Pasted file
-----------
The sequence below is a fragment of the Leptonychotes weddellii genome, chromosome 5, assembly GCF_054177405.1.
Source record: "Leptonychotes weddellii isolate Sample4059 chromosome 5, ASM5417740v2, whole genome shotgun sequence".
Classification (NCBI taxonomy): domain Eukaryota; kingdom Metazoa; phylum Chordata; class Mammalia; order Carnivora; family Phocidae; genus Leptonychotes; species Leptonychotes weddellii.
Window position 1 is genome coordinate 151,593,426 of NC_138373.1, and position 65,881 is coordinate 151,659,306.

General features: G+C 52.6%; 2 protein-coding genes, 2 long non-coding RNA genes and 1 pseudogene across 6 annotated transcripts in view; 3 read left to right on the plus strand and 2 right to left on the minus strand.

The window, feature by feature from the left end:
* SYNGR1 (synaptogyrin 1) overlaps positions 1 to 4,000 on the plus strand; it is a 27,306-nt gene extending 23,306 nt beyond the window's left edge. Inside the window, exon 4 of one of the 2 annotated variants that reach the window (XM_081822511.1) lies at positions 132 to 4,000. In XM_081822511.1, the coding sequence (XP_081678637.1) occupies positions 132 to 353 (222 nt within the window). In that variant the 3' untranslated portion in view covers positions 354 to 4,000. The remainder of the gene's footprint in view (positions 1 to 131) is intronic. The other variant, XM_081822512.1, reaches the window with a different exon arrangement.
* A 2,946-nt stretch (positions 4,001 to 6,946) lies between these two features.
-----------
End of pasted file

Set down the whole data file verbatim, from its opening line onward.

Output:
The sequence below is a fragment of the Leptonychotes weddellii genome, chromosome 5, assembly GCF_054177405.1.
Source record: "Leptonychotes weddellii isolate Sample4059 chromosome 5, ASM5417740v2, whole genome shotgun sequence".
Classification (NCBI taxonomy): domain Eukaryota; kingdom Metazoa; phylum Chordata; class Mammalia; order Carnivora; family Phocidae; genus Leptonychotes; species Leptonychotes weddellii.
Window position 1 is genome coordinate 151,593,426 of NC_138373.1, and position 65,881 is coordinate 151,659,306.

General features: G+C 52.6%; 2 protein-coding genes, 2 long non-coding RNA genes and 1 pseudogene across 6 annotated transcripts in view; 3 read left to right on the plus strand and 2 right to left on the minus strand.

The window, feature by feature from the left end:
* SYNGR1 (synaptogyrin 1) overlaps positions 1 to 4,000 on the plus strand; it is a 27,306-nt gene extending 23,306 nt beyond the window's left edge. Inside the window, exon 4 of one of the 2 annotated variants that reach the window (XM_081822511.1) lies at positions 132 to 4,000. In XM_081822511.1, the coding sequence (XP_081678637.1) occupies positions 132 to 353 (222 nt within the window). In that variant the 3' untranslated portion in view covers positions 354 to 4,000. The remainder of the gene's footprint in view (positions 1 to 131) is intronic. The other variant, XM_081822512.1, reaches the window with a different exon arrangement.
* A 2,946-nt stretch (positions 4,001 to 6,946) lies between these two features.